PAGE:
On the National Day of Silence hundreds of thousands of students nationwide take a vow of silence to bring attention to anti-LGBT name-calling, bullying and harassment in their schools. Members of the Helena High School Gay-Straight Alliance in Helena, Montana recognize those who deserve to be heard but are silenced out of fear for safety and harassment.
Send Truth in Progress your links to what you are doing in your high school. What do you do when you see a gay, lesbian, bisexual or transgender person being harassed? It's not always easy to know what to do in the moment. What's it like to be the target of anti-gay slurs? How have you gotten through it? Wherever you live, let us hear from you. Put the silence aside, it's time to hear YOUR VOICE!
"It was touching to see so many people wearing red and silently advocating for LGBT rights. It felt wonderful to show people that we are here and we will support the gay community at Helena High."
"It was extremely difficult to remain silent for the whole day, but I felt surprisingly accepted and appreciated. Most people were understanding and were in accordance with the movement. If they weren't, I didn't know for no one spoke out against my actions."
"I didn't speak and it was hard. And I ended up cheating. One kid told me that gay equals stupid when I was putting my books in my locker. Some people were accepting, but I felt somewhat laid bare. Not speaking while using a notepad seemed ineffective; next time I won't use a notepad or will speak."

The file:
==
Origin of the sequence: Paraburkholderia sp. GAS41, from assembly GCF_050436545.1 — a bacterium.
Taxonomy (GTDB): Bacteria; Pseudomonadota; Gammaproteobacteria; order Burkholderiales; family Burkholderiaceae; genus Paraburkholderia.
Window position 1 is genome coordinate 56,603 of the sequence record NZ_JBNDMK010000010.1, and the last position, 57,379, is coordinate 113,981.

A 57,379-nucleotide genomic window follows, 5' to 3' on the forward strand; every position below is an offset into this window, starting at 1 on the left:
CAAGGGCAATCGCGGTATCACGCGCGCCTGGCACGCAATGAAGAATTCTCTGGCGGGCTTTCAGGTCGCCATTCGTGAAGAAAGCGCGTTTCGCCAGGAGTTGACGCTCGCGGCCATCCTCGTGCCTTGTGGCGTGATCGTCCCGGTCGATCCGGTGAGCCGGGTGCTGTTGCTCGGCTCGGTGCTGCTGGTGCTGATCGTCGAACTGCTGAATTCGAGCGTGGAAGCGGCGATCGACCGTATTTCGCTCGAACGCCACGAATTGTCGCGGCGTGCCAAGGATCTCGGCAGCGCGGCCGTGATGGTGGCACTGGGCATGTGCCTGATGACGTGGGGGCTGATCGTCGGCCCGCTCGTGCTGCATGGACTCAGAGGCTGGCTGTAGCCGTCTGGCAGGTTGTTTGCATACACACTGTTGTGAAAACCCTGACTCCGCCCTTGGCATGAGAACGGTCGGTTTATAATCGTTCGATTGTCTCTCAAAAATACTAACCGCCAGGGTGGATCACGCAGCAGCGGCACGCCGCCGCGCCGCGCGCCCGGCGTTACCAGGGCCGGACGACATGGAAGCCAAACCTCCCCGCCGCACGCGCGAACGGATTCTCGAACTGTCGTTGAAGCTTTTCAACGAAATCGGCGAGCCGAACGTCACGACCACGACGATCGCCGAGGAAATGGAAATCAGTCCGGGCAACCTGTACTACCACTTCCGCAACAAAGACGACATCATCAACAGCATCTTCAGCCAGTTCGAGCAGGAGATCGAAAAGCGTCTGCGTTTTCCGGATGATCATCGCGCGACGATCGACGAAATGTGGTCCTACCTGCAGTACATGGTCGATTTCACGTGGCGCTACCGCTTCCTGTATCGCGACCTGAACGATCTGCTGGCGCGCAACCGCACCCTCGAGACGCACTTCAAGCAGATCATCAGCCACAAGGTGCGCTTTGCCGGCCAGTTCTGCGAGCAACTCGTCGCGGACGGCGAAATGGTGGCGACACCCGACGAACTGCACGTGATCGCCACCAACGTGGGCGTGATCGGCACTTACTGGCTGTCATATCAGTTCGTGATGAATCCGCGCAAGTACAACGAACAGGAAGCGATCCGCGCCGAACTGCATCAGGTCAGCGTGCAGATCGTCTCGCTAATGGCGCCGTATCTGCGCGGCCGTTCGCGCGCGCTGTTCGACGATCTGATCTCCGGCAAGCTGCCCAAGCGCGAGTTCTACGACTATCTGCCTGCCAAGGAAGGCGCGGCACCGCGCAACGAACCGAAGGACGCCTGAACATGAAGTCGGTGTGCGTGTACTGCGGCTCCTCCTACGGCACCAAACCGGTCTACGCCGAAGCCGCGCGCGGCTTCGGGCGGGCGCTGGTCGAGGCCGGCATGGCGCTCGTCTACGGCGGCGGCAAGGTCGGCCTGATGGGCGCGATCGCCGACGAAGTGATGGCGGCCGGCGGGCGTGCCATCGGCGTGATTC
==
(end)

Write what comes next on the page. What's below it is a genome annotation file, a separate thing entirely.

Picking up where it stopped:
"I had a lot of people ask what it was for and why I was participating. It was difficult but I enjoyed the challenge. Some people also made fun of the cause openly to me which was upsetting."
"Day of Silence went so-so. Most people were extremely curious as to why I was not speaking, and I only had one example of being put down for doing it. Once I explained (the next day) why I kept silent many people supported my point of view. Overall it was very encouraging."
"I did speak but I wore red the whole day. A lot of my friends did it, and it was surprising how a lot of people were encouraging my friends. I also heard people saying bad things, but in general everybody accepted it."
"I thought that we received more respect this year during Day of Silence than the past few years. I saw a few people who obviously disapproved, but I did not directly receive rude comments. It was an interesting experience."
"I thought it was effective because students around the school that were not aware of gay straight alliance found out the importance while witnessing numerous students fight back words for the whole day."
"It definitely helped raise awareness about GSA and raised attention to the discrimination of gays."